My personal favorite:


Jasmin et Cigarettes by Etat Libre d’Orange

“Long Live Perfume, perfume is dead” Is Etat Libre’s motto which has declared its independence from the “normal universe of classic perfumery…” These guys are out of their minds and gentlemen everywhere should be happy for that!

I was intrigued by this fragrance when I heard about it, especially because the company that makes it: Etat Libre d’Orange, have some crazy-arsed perfumes for men such as “Fat Electrician” and “Don’t Get me Wrong Baby I don’t Swallow…” But the master behind their scents is Antoine Maisondieu who has created other highly regarded perfumes for  Comme des Garcons (Hinoki, Stephen Jones and Patchouli) as well as Van Cleef & Arpels (Muguet Blanc) as well as a host of others…

Jasmin et Cigarettes captivates you with a mild and absolutely sexy nuance of jasmin peeking through a captivating body of tobacco flowers, hay, oriental spices, woods and then settles into a beautiful muskiness tamed by dried Turkish apricot. My first reaction when I smelled this for the first time was “Holy shit…” I will be wearing this for years…


From the loons at Etat Libre (

It is the era of Harcourt Studios when Greta Garbo and Marlene Dietrich magnetised men with a Hollywood look in the eye, smoking a cigarette in a smoky black and white ambiance. Jasmin et Cigarette is also the slightly jasminy smell of a woman’s skin when she exposes her freshness to the dark seduction of night. A hazy atmosphere. The reminder of a fantasy, of an indelible trail she leaves on a dress at the break of day or in the intimate memory of the man who made love to her. It is elegance seen by Gainsbourg, the woman from the 80’s who smokes Gitane cigarettes and wears jeans and who, with astounding naturalness, claims her sensuality as a right. Transparency in sophistication, just a trace of jasmine mingled to the so far neglected smell of a cigarette. Jasmin et Cigarette is the twilight zone, the banned, addiction. Nicotine woman or heroine, she is an icon, the woman one longs for.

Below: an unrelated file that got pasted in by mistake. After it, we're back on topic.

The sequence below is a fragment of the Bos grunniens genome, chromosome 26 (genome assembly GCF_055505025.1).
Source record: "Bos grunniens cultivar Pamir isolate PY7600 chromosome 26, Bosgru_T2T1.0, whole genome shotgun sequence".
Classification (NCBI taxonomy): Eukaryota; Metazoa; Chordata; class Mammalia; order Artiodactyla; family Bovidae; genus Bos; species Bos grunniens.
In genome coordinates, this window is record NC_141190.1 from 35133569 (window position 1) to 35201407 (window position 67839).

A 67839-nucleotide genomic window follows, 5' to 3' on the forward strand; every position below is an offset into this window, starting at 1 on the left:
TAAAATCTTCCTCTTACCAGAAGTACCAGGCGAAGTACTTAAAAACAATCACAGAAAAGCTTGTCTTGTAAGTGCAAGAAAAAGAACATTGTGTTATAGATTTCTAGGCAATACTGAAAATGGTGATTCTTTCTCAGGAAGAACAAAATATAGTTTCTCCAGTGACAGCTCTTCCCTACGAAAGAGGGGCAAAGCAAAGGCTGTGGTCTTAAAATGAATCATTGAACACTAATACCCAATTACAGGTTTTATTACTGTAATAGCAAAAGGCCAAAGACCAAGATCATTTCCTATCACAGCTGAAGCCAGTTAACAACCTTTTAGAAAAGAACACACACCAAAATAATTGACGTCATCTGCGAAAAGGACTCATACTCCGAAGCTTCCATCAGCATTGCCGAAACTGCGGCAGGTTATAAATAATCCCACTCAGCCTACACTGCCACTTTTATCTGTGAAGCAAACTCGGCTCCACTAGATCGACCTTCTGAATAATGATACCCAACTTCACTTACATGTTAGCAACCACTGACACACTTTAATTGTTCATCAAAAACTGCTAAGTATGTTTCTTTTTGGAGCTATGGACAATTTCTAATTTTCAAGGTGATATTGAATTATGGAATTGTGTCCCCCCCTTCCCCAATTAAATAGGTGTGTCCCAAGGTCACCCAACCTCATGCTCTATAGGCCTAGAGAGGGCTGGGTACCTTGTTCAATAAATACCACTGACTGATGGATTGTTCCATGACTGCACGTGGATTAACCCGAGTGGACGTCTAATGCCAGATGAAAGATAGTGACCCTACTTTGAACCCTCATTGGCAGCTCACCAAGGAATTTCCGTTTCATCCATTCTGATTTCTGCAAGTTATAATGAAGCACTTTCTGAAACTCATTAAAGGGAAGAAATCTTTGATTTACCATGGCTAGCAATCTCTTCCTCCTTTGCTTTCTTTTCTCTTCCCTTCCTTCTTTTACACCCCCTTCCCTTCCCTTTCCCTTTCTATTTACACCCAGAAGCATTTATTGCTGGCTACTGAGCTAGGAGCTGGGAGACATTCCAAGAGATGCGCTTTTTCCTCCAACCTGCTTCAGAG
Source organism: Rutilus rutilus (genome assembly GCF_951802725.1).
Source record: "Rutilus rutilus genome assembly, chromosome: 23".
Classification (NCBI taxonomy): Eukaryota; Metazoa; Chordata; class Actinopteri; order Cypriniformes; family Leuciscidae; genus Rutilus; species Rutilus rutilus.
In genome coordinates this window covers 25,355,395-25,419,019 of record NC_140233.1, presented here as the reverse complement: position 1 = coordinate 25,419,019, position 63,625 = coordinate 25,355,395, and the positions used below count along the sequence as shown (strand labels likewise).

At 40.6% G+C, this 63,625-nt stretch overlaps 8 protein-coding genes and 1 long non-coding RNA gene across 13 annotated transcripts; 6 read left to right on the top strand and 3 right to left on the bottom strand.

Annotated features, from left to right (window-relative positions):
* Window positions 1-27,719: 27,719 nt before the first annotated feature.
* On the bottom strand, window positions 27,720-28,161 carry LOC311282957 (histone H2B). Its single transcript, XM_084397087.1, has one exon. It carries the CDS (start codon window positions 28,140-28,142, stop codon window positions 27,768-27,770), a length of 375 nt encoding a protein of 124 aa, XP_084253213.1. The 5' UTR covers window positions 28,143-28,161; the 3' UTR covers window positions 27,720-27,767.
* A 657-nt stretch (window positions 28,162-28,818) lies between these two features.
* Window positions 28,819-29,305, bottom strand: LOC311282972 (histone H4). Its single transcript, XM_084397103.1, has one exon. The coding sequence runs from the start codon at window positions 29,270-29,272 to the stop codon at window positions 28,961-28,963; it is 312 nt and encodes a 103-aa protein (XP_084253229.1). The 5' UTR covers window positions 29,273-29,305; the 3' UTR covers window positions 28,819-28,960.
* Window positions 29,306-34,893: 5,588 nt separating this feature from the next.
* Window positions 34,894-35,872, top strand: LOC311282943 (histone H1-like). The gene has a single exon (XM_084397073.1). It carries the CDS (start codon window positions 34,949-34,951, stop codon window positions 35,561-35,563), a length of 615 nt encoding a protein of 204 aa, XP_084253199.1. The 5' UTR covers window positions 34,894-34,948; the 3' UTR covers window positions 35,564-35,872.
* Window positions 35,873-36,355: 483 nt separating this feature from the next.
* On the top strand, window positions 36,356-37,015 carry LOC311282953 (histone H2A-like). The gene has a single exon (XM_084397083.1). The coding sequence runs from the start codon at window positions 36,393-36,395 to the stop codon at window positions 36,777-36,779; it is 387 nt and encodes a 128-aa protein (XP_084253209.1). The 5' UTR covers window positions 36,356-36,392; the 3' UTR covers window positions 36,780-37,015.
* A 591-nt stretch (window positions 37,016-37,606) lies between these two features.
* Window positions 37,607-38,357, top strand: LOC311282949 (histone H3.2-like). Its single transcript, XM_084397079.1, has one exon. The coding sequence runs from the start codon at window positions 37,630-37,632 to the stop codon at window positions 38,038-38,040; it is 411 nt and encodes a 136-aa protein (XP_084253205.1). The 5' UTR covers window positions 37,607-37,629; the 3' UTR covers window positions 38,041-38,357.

Composition: Jasmine asbolute, tobacco notes, apricot, tonka beans, curcuma, cedar, amber, musc…

(buy it here)


– Wear these with confidence and enjoy!

The Almanac of What a Man Needs to Know: Winter Cologne

To many, winter and its smells, are more associated with the celebrations, rituals and foods of the season than with any other particular thing.